“I’m proud to work for a company that cares about both its employees and the environment,” said Iryna Wigley, VP of Global HR. “It’s a big deal to be able to eliminate commutes and unnecessary travel.”

With a major brand relaunch and employee campaign taking place in the middle of this permanent shift to a remote-first workplace, we’ve proven that we can stay connected without the carbon footprint. We’re now empowering other companies to embrace the same freedom and flexibility at work that we enjoy at Alludo, offering tools that allow employees to be engaged and productive in remote work environments. We’re honored to be part of the solution, amplifying the impact of our own choices to help companies around the world lower their environmental impact.

Learn more about our comprehensive ESG goals and aspirations.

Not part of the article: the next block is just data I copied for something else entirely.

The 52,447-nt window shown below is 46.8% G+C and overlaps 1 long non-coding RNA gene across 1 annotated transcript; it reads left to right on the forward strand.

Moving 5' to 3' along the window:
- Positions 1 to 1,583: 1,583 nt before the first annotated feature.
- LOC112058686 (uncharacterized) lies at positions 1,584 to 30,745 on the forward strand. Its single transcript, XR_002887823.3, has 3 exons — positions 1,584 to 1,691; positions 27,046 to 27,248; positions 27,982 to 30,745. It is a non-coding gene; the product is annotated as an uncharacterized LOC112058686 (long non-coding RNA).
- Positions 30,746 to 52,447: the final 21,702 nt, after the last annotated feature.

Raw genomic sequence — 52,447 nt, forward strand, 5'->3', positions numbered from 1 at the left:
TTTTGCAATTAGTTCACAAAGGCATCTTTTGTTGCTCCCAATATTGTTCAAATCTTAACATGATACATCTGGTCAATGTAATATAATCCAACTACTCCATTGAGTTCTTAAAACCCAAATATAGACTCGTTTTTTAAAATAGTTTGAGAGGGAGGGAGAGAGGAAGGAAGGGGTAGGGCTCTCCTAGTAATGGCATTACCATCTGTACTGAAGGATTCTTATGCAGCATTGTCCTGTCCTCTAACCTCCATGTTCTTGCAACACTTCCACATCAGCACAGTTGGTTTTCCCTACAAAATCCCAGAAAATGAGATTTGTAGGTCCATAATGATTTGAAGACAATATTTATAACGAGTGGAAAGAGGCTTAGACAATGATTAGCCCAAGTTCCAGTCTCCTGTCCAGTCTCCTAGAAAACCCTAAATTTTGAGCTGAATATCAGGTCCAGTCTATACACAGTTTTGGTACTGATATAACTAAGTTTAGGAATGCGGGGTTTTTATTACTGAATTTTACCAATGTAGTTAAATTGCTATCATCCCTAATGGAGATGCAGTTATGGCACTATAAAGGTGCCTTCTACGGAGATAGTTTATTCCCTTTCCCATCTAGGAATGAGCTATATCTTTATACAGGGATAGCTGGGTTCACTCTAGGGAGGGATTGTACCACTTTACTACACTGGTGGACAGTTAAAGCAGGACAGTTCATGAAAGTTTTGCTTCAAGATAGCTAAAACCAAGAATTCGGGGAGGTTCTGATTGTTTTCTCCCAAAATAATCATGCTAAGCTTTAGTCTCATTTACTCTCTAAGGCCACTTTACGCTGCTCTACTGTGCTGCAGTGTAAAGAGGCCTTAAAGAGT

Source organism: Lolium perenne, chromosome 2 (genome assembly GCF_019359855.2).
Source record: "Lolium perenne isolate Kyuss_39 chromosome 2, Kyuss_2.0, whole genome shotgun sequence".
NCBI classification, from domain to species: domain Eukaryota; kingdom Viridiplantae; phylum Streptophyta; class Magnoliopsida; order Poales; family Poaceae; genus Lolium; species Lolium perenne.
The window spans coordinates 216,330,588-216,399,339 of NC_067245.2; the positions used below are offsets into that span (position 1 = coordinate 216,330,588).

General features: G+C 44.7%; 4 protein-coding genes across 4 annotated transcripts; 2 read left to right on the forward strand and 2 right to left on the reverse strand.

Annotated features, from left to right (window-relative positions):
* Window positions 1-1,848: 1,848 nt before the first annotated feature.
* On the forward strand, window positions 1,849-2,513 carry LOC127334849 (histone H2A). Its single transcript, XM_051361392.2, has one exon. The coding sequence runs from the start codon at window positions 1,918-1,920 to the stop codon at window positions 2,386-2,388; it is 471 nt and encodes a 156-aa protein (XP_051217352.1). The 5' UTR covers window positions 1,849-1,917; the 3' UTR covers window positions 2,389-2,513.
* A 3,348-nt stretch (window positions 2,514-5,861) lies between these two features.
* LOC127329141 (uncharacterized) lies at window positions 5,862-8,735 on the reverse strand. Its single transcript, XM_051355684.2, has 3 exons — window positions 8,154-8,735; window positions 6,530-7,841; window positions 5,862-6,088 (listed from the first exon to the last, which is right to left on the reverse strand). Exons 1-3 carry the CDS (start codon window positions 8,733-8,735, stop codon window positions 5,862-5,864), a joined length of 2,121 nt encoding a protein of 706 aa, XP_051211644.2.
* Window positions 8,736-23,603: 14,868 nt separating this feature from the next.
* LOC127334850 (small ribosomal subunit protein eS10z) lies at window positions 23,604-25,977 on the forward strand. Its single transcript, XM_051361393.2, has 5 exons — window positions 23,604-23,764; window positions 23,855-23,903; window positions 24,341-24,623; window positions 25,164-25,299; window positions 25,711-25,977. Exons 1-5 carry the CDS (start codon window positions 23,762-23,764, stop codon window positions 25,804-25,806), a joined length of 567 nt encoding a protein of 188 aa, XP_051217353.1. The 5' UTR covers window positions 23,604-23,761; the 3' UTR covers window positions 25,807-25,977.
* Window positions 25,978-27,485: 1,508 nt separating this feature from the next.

You’ve heard of the Great Resignation and Great Adaptation. Now there’s what I’m calling a Great Divide. It’s about the disconnect between how employees (non-managers) want to experience the workplace right now, and how leaders are enabling that experience.

Anecdotally, this divide is clear. It’s wide and getting wider. But since we love data around here, we decided to establish the numbers behind it. Our remote work survey elicited thousands of responses and more than a few eye-opening stats. Here are some key results, and what leaders need to know right now:

The remote workplace isn’t as remote as many believe. Rumors of the ubiquitous remote workforce have, apparently, been exaggerated. Only 40% of non-managers who responded to the survey said that they have the freedom to work remotely. 

Leaders aren’t giving non-managers the same freedom they’re giving themselves. Leaders are significantly more likely to be able to work remotely than their non-manager counterparts (63% versus 40%).  

That imbalance extends to schedules, not just locations. Around three-quarters (74%) of non-managers reported that they no longer want to work the typical 9-5. However, 47% of them reported still having to do so. Once again, the picture is very different for leaders; only 31% of whom still have to work a standard 9-5 day.